This weeks post comes from Ged Mac - gourmand, raconteur, and proprietor of Liverpool's Climbing Hangar.
The heavy bass massaged the dance floor of Chibuku as Nick played a DJ set supporting Disclosure in Liverpool last month. This was his most high profile set ever. I ‘danced’ away to his mix feeling a warm glow of pride. That’s my mate Nick I thought, look at all these people dancing, enjoying themselves, I was happy for him. A dark thought about my climbing life surfaced suddenly, how often am I envious instead of proud of my friends success? How often does a friends’ success actually spoil my climbing session? More often than I would like to admit actually.
I assume we all compare ourselves to other people, in all walks of life. At the wall this means you have put yourself in an ability league relative to other people. I am also assuming that, like me, you expect to outperform some and be outperformed by others. But when this order is upset, unbidden thoughts, presumably made by demons, appear in my mind and interfere with my climbing session. Here are three scenarios:
Scenario 1: I climb a boulder problem first time, I fight hard and get it first try (called a flash). While basking in glory, Dan, who climbs V14 strolls up and attempts to climb it. He struggles and falls! Wow! Dan fell off it? Well ain’t that just the icing on the cake? It must be harder than I thought! I must be on form tonight!
Scenario 1.1: Dan cruises a problem I am working. I am inspired and pay close attention to his movement, looking for tips. I feel indifferent about his ascent as Dan’s is basically a machine anyway with hydraulics for fingers. I expect him to crush it easily.
Scenario 2: I’m climbing with Mark, our finance man, Mark climbs V9ish like me. I climb a boulder problem first time, I fight hard and get it first try. While basking in glory, Mark glides effortlessly to the top. I didn’t find that one too bad actually, he says, looking surprised after my horror show. This triggers dark, envious thoughts. I invent reasons why he found it easy and I didn’t. I find reasons why I’m tired. I mutter, ‘well you’ve always been good at slopers, I’m rubbish at them. I’m climbing terribly– maybe I’ll wrap up and go home early…. I need to train more/eat less/pull my finger out etc
Scenario 2.2: Mark saunters up a problem that I am working, yep I feel bad about that. OMG, I am rubbish, I’m quitting climbing etc… self-esteem/cliff edge/dive dive dive…
Scenario 3: I climb a boulder problem first time, I fight hard and get it first try. N one’s around, I move on. Nice. Next problem Ged….
Hypothetically, the above takes place in five parallel universes, I climb the same boulder problem in the same style in each universe, but each leads into one of the scenarios above and a very different feeling about my performance based on factors beyond my control. Typically the suggested circuit grade is the classic session killer, normally that it’s harder than you think it should be. Amazingly, very few people complain if they think something is too easy (go figure), but anyway.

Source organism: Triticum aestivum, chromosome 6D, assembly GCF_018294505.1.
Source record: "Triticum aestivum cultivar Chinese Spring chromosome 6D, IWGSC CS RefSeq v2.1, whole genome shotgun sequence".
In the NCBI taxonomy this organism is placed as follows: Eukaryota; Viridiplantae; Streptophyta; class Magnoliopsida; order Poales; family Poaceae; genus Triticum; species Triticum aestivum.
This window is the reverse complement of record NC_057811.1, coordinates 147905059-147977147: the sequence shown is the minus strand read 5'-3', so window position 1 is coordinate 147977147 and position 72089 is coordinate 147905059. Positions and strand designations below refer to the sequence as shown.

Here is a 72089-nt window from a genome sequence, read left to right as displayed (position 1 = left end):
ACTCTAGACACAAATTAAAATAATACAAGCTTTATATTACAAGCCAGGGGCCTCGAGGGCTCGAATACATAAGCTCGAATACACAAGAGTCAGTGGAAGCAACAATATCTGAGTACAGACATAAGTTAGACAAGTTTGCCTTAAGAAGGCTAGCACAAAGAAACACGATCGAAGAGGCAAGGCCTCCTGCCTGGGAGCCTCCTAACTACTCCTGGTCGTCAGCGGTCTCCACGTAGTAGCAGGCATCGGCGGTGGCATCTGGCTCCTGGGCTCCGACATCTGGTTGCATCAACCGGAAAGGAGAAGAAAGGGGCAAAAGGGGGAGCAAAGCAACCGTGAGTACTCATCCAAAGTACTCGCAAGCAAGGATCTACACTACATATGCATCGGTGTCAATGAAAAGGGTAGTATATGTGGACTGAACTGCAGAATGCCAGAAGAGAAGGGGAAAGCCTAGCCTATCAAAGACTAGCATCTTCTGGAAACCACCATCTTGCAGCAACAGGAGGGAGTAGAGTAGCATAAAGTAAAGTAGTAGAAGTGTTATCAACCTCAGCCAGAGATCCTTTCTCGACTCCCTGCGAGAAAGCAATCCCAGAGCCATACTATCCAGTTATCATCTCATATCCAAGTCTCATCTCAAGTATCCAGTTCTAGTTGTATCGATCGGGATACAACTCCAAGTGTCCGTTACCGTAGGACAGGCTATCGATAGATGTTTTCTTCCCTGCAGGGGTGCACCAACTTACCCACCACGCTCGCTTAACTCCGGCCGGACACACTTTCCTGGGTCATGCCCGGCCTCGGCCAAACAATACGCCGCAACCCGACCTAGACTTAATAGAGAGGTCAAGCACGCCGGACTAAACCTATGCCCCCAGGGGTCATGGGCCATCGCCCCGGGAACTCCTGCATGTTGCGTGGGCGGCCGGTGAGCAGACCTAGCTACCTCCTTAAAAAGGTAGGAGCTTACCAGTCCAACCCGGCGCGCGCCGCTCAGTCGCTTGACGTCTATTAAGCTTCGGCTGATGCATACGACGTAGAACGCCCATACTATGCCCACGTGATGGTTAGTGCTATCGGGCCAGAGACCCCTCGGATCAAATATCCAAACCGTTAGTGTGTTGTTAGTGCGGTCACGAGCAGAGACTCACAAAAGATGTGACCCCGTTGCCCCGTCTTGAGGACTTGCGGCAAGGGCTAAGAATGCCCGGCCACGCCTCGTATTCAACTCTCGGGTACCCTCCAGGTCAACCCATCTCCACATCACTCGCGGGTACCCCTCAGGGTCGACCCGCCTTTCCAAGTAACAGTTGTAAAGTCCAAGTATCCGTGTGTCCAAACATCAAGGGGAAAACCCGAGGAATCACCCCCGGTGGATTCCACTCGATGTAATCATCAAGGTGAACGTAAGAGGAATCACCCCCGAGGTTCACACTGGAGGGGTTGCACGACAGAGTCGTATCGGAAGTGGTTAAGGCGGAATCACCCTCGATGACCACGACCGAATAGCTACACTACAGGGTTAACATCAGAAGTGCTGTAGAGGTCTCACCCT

It’s pretty embarrassing admitting the above. It isn’t like I choose these thoughts. But up they pop, like little bubbles in my mind, often with terrible effects on how much I enjoy my session. What’s worse is the occasional mood swings and stupid comments that follow, yeah I didn’t sleep much last night or I’ve climbed too much or not enough. Crazy. Obviously the problem is internal, Mark and Dan are two climbers I respect and learn huge amounts from. So what is the difference? I don’t know to be sure, but I presume that the proximity of Mark to me in terms of ability/time climbing/training/build/height/age, occasionally triggers a very negative self-analysis that totally ignores logic and obvious objective analysis like style of climb, that Mark and I have different preferences/strengths weaknesses and so on.
Obviously I’m going to climb with my friends so, if Mark continues to cruise stuff I can’t do, well, dry your eyes Ged and get on with it. But the real question here is why and how do certain things get under our skin with enough force to inhibit performance? Listen Mark, it’s not you, it’s me. Maybe there are areas of my motivation and self-esteem that I don’t yet understand, invisible mental currents that wield influence over my climbing.
I know I climb my best when I’m happy. I also know that sometimes I get annoyed when I judge my climbing to be poor and struggle to reverse the feeling, my climbing always worsens when this happens, even if the judgement is wrong or unfair. Yet I think I climb for pleasure, for the challenge, for how good it makes me feel, for time shared with others.
The million dollar question is then, can I (we) improve the climbing experience by altering my emotional response to things beyond our control, to stay happy and motivated? I’m working on the answer, but so far my top three for staying positive is:
Forget ‘I did it’ = / ‘I fell off’ = try, be motivated by making progress no matter how tiny.
Never, ever make an excuse for falling off, analyse why it may have happened, but don’t excuse it.
Spend a session failing on hard stuff – I say in my head after every fall, ‘this one has something to teach you then, best pay attention…’ failing can be fun!
If you have any experiences of other factors influencing your climbing, positive or negative or you have any wisdom to share from climbing or from other disciplines, please do get in touch so I can explore the subject further with case studies other than me!